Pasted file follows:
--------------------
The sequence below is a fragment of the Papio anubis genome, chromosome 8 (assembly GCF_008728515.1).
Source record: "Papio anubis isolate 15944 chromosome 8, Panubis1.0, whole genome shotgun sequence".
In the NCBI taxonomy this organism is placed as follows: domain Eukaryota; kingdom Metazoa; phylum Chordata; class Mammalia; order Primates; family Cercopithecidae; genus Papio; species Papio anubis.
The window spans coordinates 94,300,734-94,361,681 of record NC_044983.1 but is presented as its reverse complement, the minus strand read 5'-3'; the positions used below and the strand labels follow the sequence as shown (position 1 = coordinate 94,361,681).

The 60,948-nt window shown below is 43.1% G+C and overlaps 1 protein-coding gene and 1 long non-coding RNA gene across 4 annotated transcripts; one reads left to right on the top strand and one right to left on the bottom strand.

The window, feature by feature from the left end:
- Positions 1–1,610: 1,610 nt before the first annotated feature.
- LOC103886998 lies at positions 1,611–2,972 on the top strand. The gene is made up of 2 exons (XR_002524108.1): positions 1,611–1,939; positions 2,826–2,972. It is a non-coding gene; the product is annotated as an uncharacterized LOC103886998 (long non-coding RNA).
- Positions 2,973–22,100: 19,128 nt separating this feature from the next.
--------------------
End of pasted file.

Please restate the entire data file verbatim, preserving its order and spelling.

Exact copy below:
The sequence below is a fragment of the Papio anubis genome, chromosome 8 (assembly GCF_008728515.1).
Source record: "Papio anubis isolate 15944 chromosome 8, Panubis1.0, whole genome shotgun sequence".
In the NCBI taxonomy this organism is placed as follows: domain Eukaryota; kingdom Metazoa; phylum Chordata; class Mammalia; order Primates; family Cercopithecidae; genus Papio; species Papio anubis.
The window spans coordinates 94,300,734-94,361,681 of record NC_044983.1 but is presented as its reverse complement, the minus strand read 5'-3'; the positions used below and the strand labels follow the sequence as shown (position 1 = coordinate 94,361,681).

The 60,948-nt window shown below is 43.1% G+C and overlaps 1 protein-coding gene and 1 long non-coding RNA gene across 4 annotated transcripts; one reads left to right on the top strand and one right to left on the bottom strand.

The window, feature by feature from the left end:
- Positions 1–1,610: 1,610 nt before the first annotated feature.
- LOC103886998 lies at positions 1,611–2,972 on the top strand. The gene is made up of 2 exons (XR_002524108.1): positions 1,611–1,939; positions 2,826–2,972. It is a non-coding gene; the product is annotated as an uncharacterized LOC103886998 (long non-coding RNA).
- Positions 2,973–22,100: 19,128 nt separating this feature from the next.